Fiscal Note: Not requested.
Effective Date of Substitute Bill: The bill takes effect 90 days after adjournment of the session in which the bill is passed.
Staff Summary of Public Testimony:
(In support) All three cities in the Tri-Cities area have a PFD. A few years ago they jointly created a Tri-Cities regional PFD in the area.
There was a meeting in July of the regional PFD board in which the only actions that took place were that they: (1) held a meeting; (2) passed resolutions to pay bills; (3) extended the terms of present board members; and (4) passed a resolution to authorize the board to meet semiannually. The board did no activities that had to do with their mission whatsoever.
The Tri-Cities regional PFD has been in existence since 2010 and has not accomplished anything. The City of Kennewick has tried three times to pass a sales tax to build an expansion to the convention center, which has failed each time. However, the City of Kennewick did end up issuing a bond to build a new playground rather than using their own money. None of the multi-city PFDs seem to be in tune with the public.
This bill will change the rules around board membership to allow city citizens to be board members that can act separately from city administration. A PFD making decisions with advisory votes will help to weed out those projects that will not actually serve the overall public. The bill also changes the mechanism by which you can develop a plan for multi-city, multi-project facilities by authorizing regional PFDs to use an advisory ballot as an additional tool, but does not require them to do so. Lastly, the bill allows for projects to be voted on by a simple majority of the people on the board.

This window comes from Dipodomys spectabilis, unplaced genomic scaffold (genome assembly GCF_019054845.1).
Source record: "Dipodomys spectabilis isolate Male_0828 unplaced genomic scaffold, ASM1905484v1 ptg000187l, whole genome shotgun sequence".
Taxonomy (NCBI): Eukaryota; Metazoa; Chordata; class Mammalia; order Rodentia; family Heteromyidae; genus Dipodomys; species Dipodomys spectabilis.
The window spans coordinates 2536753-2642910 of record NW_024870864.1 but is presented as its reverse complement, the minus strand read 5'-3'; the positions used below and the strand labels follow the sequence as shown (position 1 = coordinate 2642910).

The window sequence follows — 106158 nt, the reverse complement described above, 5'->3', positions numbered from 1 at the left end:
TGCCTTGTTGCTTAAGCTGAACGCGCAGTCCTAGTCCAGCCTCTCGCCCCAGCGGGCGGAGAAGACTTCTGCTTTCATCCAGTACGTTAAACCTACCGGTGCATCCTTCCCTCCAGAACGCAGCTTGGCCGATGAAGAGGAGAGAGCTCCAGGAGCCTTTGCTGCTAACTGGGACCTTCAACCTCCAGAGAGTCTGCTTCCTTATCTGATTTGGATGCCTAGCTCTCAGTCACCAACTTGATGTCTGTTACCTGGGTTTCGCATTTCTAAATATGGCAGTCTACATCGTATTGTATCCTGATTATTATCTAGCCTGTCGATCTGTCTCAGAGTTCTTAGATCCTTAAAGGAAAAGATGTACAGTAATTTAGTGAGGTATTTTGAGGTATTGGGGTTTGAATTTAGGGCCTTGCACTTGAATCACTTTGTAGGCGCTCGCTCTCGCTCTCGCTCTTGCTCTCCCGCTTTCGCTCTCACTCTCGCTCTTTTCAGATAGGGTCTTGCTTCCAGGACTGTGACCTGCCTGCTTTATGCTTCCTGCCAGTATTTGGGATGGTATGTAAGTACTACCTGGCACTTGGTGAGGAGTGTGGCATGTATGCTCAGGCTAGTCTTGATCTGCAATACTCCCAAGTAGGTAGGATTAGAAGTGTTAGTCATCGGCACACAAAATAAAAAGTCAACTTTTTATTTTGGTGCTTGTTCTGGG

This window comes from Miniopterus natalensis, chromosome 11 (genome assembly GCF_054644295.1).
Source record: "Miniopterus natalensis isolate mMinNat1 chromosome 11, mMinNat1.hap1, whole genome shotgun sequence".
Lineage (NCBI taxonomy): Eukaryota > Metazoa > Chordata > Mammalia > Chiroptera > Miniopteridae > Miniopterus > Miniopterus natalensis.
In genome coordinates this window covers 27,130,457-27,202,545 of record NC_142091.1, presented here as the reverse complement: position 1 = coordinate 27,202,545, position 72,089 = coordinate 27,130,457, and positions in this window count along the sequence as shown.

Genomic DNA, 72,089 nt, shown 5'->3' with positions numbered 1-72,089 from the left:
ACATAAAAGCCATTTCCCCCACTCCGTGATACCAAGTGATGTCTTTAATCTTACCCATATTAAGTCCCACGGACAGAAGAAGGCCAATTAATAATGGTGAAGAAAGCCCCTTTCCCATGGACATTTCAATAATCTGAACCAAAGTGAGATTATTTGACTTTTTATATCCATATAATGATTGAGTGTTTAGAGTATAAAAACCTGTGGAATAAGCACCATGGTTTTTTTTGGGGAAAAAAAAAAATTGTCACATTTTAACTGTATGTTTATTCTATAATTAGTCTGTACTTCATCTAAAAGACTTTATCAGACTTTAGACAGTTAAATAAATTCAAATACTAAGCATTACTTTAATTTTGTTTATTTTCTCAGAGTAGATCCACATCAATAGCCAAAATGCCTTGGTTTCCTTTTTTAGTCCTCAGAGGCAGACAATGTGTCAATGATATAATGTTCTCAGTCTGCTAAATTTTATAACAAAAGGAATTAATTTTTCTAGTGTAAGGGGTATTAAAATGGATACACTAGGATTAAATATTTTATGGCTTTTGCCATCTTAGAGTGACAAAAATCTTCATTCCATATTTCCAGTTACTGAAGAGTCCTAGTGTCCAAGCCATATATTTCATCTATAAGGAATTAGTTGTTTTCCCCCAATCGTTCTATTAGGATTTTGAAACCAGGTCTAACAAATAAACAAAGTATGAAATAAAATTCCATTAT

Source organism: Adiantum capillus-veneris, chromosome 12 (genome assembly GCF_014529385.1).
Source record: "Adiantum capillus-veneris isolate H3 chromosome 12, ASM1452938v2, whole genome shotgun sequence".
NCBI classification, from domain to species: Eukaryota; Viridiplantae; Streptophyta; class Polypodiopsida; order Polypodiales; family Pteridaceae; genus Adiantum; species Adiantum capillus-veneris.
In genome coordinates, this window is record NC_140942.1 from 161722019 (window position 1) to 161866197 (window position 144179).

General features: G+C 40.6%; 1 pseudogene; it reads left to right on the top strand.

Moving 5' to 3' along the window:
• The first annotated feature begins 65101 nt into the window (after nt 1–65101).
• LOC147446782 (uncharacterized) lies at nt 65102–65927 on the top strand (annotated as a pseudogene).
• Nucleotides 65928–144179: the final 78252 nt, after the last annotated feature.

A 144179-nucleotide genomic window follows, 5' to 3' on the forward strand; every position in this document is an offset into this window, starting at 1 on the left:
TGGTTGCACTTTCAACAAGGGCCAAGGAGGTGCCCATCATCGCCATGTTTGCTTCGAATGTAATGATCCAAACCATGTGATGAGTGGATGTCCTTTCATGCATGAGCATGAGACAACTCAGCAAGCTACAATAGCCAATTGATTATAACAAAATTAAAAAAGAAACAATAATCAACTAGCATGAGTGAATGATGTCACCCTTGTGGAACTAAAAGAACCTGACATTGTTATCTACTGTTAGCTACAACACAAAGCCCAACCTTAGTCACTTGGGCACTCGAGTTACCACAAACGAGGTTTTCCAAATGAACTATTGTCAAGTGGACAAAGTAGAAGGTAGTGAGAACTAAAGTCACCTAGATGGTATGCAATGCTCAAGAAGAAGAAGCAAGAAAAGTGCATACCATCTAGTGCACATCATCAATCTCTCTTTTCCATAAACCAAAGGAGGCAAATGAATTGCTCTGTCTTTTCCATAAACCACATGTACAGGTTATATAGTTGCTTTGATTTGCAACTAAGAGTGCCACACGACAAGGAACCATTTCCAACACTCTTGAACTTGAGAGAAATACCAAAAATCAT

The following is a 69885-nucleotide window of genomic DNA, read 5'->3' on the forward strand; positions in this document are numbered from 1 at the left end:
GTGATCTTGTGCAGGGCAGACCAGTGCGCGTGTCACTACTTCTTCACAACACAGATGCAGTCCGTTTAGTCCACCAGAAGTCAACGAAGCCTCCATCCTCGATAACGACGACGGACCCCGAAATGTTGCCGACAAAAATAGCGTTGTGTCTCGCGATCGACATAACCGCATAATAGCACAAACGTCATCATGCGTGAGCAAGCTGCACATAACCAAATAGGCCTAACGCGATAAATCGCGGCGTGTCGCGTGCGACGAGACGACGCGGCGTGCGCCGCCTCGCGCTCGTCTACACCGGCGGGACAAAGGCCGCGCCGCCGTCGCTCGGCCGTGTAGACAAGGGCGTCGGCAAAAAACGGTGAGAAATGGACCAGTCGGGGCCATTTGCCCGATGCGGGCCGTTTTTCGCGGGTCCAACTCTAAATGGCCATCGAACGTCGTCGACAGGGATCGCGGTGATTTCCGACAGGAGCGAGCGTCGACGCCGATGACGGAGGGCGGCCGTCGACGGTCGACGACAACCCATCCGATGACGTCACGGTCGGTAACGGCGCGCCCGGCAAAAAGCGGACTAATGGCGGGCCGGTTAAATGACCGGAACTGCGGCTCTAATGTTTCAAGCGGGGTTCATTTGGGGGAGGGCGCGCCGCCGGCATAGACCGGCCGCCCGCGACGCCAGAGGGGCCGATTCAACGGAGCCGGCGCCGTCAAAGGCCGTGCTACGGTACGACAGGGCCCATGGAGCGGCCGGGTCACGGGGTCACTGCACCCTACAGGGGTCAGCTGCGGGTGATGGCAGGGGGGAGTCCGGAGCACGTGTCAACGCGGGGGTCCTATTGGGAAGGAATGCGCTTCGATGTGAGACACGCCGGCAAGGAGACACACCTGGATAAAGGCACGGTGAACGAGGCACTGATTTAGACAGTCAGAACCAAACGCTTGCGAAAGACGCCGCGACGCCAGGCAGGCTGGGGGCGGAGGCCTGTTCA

(Opposed) This bill is contrary to the efforts the Tri-Cities has tried to accomplish over the last few years in trying to fund an aquatics facility. Last year, the City of Pasco had a bill that would have allowed the City of Pasco's PFD to ask their voters to support a sales tax increase in order to construct an aquatics facility. The stakeholders that worked on the issue came up with compromised language during the 2017 Legislative Session which can be found in substitute House Bill 1321.
The current version of House Bill 2251 makes a number of broad changes to the statute that affects all PFDs across the state, such as: (1) it prohibits multi-city or regional city PFDs from having certain board members other than the PFDs that created it; (2) it requires PFDs to use an advisory ballot to select the order of projects funded by the PFD; and (3) it eliminates current statutory language that requires multi-cities PFDs to obtain voter approval prior to imposing a local sales and use tax to fund a regional recreational facility. As a result, if this current version of the bill is enacted unelected appointees, who cannot be held accountable to the voting public, will have authority to make decisions about new taxes. Lastly, the bill allows for the dissolution of a PFD after projects may have been bonded and construction is underway.
(Other) The City of Richland has some concerns about this legislation. Leadership of the city has met with the proponent of the bill, and there is still some disagreement with the current draft of the proposed legislation. Richland believes making more tools available for jurisdictions to use is in the best interest of the citizens that these organizations serve; however, the bill restricts access to the tools that can be used.
Further if the bill were enacted it would impose changes to the governance structure of PFD boards that are disadvantageous to regional PFDs and hence, make it more cumbersome to try to coordinate activities of the member cities participating in the PFD. However, the PFD funding mechanism is a good idea because it is driven by sales tax, which is not just paid by citizens that reside in an area; it is paid by anyone who makes purchases that are taxable.
Persons Testifying: (In support) Representative Haler, prime sponsor; and Victor Epperly.
(Opposed) Chelsea Hager, City of Pasco.
(Other) Dave Arbaugh, City of Richland; and Ben Buchholz, City of Kennewick.
Persons Signed In To Testify But Not Testifying: None.